Q: The Attorney General will give you every opportunity to explain if you need to.
Q: Now, I repeat my question: The one is a matter of common observation and recollection of a face, isn’t it?
A: Yes, a—
Q: And the other—
Mr. Wilentz: Just a minute, please.
Q: The other is the—
Mr. Wilentz: Just a minute, please.
The Court: He wants to qualify that.
Mr. Wilentz: Yes.
The Court: Now, I suppose he is entitled to do that.
Mr. Wilentz: Will you finish your answer, sir?
The Witness: Yes.
A: (continuing) If they have no more experience, probably, in identifying people by their face than they have by their handwritings, why, they could do them to about the same extent; but most people of general experience have more experience in identifying people by their facial features than they do by their handwriting. (State of New Jersey versus Bruno Richard Hauptman, Trial Transcript, page 1410 line 19, to page 1411 line 40).
When a witness seeks to qualify a yes-or-no answer, the absolute worst way to try to control him is by cutting him off with another question. First, it is rude. Second, you show fear of his potential answer. Third, you can come across as heavy-handed. Fourth, you can erode your credibility with the jury, especially when—as here—the judge sides with the witness.
Before taking any remedial action, you must quickly analyze the problem. Is the witness qualifying because your question is poorly worded? Is it because the witness is naturally talkative? Is it because the witness is being evasive? Your remedial action will be different depending on how you analyze the witness’s motive for qualifying.
Had the defense attorney done this quick analysis, he should have diagnosed the problem as volubility on the part of the witness aggravated by the fact that his lengthy question invited a lengthy answer. He was not dealing with an evasive witness, and he did not need to take aggressive measures to control the witness. The first thing to do would have been to shorten the question. Short questions demand short answers. Let the witness give his lengthy answer and then follow up with more a more tightly worded question. A possible follow up might be:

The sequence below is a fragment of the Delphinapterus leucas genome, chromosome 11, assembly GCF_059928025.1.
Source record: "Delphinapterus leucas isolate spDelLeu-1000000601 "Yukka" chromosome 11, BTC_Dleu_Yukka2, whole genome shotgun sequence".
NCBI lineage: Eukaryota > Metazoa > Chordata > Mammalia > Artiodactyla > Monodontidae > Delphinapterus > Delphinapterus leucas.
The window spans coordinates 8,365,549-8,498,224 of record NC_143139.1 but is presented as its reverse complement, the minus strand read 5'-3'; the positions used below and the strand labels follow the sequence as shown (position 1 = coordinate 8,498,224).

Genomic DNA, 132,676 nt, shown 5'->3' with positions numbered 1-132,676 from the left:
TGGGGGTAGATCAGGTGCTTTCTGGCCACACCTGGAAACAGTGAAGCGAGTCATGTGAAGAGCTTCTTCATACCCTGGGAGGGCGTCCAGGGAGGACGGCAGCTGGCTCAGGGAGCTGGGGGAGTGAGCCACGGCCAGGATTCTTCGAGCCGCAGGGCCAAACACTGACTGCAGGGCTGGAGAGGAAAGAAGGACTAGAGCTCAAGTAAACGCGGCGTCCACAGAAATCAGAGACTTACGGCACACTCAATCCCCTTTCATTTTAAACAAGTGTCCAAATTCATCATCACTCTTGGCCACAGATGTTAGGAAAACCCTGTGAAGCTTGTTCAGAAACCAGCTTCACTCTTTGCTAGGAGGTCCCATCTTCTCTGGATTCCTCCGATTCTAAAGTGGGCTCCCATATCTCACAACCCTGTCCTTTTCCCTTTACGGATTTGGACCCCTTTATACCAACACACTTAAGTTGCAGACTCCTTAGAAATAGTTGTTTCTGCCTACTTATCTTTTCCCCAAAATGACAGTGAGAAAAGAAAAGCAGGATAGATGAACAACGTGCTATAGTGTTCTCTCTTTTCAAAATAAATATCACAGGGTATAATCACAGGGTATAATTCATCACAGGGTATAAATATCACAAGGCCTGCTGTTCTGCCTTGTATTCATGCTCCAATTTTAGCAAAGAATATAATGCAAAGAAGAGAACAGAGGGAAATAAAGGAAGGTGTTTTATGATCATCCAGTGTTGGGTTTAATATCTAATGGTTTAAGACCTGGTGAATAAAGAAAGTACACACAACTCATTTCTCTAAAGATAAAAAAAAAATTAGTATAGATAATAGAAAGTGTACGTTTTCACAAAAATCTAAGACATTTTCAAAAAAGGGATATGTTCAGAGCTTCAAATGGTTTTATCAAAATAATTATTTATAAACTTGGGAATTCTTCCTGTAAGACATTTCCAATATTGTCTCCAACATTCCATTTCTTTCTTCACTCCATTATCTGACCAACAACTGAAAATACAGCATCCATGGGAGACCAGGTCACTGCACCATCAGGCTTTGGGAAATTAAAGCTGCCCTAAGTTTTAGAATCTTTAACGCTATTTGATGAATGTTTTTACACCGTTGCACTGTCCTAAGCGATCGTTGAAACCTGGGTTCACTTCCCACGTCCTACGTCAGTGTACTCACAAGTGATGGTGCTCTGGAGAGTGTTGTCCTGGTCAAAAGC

Q: So you need no special training to identify a face?
Q: But you do need special training to identify handwriting?
A lengthy answer to a short question reflects poorly on the witness, not the examiner. Had Sellers entered into a lengthy answer to either of these questions, he may well have eroded his credibility.
But even before taking remedial action, you must be sure that you actually have a problem. In this situation, the defense attorney had already gotten the desired answer out of the witness, but the witness had supplied it in a torrent of words. The first question in the quoted series was a summary question to underline the fact that the witness had verbosely agreed with the point the attorney was trying to make. The witness was verbosely agreeing with the attorney’s summary question when the attorney cut him off. This touched off a skirmish in which the judge joined the side of the witness and the witness was allowed to give his verbose answer. And when the lengthy answer came, it was an affirmation of the point the attorney was trying to make. The only thing the attorney accomplished was to erode his own credibility. He would have been better off to let the witness talk.